Comrades meet again up at Danby Beacon

Danby Beacon reunion''Eric Hampton and Rowley Bailey with a book donated to the Danby Moors Centre contatining old photos and information about Danby Beacon''Picture: Ceri Oakes
Danby Beacon reunion''Eric Hampton and Rowley Bailey with a book donated to the Danby Moors Centre contatining old photos and information about Danby Beacon''Picture: Ceri Oakes
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THE few remaining comrades who were stationed together at RAF Danby Beacon met up again for a reunion.

It was organised by Eric Hampson who served in the RAF police at the World War Two early warning radar site from 1955 to 1957.

Danby Beacon reunion''Not in order: Joe Brown, John Ledbetter, Dom Williamson, Neville Nicholson, Roy Fox and Charles Litt approching the Danby Moors Centre for a reunion''Picture: Ceri Oakes

Danby Beacon reunion''Not in order: Joe Brown, John Ledbetter, Dom Williamson, Neville Nicholson, Roy Fox and Charles Litt approching the Danby Moors Centre for a reunion''Picture: Ceri Oakes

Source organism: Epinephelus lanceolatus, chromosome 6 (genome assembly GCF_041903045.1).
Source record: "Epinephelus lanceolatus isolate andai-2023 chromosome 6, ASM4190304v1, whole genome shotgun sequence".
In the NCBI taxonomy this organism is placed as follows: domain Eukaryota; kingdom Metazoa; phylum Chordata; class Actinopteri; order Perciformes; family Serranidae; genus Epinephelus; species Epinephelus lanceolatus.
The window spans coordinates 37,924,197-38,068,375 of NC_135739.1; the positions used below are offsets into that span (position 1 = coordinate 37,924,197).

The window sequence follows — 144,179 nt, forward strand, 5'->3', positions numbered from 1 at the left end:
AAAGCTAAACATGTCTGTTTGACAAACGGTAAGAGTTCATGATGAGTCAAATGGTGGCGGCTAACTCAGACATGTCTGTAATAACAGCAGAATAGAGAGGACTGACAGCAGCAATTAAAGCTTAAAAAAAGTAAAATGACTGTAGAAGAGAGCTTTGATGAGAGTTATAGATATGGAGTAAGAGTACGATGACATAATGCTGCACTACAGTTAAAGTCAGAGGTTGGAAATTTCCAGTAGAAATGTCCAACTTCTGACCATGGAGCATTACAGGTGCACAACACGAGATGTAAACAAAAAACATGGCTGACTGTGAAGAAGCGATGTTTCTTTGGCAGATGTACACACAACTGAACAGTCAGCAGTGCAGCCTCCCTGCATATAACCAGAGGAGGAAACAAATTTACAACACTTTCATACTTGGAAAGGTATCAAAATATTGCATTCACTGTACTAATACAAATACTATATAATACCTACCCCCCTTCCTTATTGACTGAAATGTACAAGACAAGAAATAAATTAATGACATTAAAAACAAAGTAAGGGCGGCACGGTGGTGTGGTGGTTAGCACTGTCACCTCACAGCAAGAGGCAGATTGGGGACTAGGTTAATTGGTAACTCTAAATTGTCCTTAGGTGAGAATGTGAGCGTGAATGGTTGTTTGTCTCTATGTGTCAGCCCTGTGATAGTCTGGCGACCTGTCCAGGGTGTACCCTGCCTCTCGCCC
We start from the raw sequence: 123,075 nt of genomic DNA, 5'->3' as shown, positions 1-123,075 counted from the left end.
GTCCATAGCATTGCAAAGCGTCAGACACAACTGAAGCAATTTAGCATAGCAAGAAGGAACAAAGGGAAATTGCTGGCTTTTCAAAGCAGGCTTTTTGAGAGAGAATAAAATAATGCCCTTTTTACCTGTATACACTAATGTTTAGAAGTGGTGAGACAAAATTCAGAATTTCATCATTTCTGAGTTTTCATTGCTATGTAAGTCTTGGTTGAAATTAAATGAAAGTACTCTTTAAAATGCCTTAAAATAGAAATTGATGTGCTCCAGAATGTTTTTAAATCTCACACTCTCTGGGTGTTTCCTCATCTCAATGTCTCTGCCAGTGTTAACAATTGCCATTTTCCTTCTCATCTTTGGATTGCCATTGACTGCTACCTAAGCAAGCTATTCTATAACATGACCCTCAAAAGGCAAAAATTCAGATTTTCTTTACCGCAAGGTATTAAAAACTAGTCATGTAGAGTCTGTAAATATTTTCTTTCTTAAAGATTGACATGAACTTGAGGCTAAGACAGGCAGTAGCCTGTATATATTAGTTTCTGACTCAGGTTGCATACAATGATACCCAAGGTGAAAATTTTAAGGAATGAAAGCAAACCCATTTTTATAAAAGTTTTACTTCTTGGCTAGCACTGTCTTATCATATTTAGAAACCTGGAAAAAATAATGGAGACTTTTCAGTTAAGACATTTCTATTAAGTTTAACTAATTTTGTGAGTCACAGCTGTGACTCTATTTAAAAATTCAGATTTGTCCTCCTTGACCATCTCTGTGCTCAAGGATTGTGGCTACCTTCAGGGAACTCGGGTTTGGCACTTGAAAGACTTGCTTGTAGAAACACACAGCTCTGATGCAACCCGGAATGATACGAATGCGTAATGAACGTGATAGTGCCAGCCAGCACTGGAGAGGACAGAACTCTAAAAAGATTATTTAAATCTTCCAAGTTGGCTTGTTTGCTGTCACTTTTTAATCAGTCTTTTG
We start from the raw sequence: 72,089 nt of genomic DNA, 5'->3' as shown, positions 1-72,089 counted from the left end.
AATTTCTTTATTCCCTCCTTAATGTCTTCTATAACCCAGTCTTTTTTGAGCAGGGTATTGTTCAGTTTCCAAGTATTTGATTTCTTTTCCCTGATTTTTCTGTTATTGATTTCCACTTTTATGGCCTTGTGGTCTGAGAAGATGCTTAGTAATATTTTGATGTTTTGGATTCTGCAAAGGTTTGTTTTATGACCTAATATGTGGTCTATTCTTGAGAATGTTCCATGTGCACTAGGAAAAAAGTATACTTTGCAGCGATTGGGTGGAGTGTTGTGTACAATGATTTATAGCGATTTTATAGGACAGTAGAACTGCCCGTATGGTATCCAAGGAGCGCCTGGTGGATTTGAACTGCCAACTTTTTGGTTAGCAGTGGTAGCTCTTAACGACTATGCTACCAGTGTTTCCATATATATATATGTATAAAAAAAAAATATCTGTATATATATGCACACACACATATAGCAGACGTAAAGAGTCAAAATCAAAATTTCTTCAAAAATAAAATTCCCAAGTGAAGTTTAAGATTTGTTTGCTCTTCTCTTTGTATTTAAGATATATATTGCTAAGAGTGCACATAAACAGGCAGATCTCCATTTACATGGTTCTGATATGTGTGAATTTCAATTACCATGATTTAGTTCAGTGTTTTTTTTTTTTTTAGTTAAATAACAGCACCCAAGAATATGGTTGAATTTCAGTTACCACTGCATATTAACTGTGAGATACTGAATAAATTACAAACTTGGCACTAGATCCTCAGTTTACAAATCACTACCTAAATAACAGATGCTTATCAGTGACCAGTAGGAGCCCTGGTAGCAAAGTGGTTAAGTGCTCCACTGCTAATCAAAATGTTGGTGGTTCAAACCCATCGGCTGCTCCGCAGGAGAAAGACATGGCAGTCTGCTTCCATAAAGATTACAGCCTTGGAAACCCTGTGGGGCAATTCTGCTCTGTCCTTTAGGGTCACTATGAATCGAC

Mr Hampson said: “I only managed to contact seven former personnel who were at Danby but we would welcome anyone else who served or had connections there.

“Like me, they are all people who were there after the war and as far as I know there are only two people still alive who were there during the war. They are Elaine Douglas and Ken Taylor but there maybe others.

“An account of the wartime history of the site from 1939 to 1945 is available on request from the Danby National Park Moors Centre.

“I saw one of the radar station’s four metal towers pulled down and there were also four wooden ones. They were all sold off and I believe that the wooden ones ended up at the back of Champion’s garage in Castleton.”

The radar station was one of a chain built in the 1930s immediately before WW2 to track enemy aircraft.

The Danby station tracked the first enemy plane to be shot down over England.

It was brought down by Group Captain Peter Townsend who later became well-known for a romantic affair with the present Queen Elizabeth’s sister, the late Princess Margaret. They were not allowed to marry because he had been divorced.

Little now remains of the huge radar station complex except a memorial plaque but the history of the site dates back to the sixteenth century, when the country was threatened by the Spanish Armada, and possibly even earlier.

During the Napoleonic wars it was a look-out point to give warning of an invasion fleet when a former soldier and his wife lived in a stone hut to watch for any enemy ships.

The re-union, which is an annual event, was held at Danby Moors Centre on 6 July.